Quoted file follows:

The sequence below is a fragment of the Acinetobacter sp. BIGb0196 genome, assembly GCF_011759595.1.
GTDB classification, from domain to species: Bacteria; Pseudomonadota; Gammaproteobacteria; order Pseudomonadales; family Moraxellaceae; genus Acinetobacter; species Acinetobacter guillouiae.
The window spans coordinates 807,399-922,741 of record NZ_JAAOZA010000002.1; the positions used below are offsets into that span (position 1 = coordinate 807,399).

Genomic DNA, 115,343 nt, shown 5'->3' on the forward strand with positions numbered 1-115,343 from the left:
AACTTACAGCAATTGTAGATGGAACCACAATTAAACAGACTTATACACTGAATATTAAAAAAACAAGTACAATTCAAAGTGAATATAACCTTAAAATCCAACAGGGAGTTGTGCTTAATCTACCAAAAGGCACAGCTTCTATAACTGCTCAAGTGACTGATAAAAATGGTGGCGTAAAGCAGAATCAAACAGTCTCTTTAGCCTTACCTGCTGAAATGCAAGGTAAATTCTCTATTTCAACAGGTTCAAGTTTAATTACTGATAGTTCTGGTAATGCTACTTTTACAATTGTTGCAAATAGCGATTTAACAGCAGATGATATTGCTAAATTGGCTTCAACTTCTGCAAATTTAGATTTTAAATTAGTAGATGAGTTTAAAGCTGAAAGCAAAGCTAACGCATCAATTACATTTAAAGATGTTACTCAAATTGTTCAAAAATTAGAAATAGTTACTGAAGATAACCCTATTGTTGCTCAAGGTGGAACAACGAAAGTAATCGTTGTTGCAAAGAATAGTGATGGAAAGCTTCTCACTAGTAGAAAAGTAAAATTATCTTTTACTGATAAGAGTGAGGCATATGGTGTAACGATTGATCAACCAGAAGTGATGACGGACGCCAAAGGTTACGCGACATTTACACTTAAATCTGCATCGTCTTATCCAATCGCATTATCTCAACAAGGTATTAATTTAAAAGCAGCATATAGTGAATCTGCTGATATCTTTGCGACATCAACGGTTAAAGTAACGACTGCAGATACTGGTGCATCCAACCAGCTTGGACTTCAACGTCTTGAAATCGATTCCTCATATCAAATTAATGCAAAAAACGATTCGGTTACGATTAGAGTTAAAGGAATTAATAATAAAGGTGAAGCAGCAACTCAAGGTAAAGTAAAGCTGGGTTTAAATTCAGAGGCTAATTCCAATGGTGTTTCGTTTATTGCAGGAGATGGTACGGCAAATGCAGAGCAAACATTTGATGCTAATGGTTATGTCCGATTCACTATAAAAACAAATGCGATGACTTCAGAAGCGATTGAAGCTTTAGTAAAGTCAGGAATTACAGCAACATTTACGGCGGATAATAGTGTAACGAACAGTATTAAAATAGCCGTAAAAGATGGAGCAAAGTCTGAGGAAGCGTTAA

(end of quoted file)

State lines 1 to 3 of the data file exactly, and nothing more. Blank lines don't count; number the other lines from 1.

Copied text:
The sequence below is a fragment of the Acinetobacter sp. BIGb0196 genome, assembly GCF_011759595.1.
GTDB classification, from domain to species: Bacteria; Pseudomonadota; Gammaproteobacteria; order Pseudomonadales; family Moraxellaceae; genus Acinetobacter; species Acinetobacter guillouiae.
The window spans coordinates 807,399-922,741 of record NZ_JAAOZA010000002.1; the positions used below are offsets into that span (position 1 = coordinate 807,399).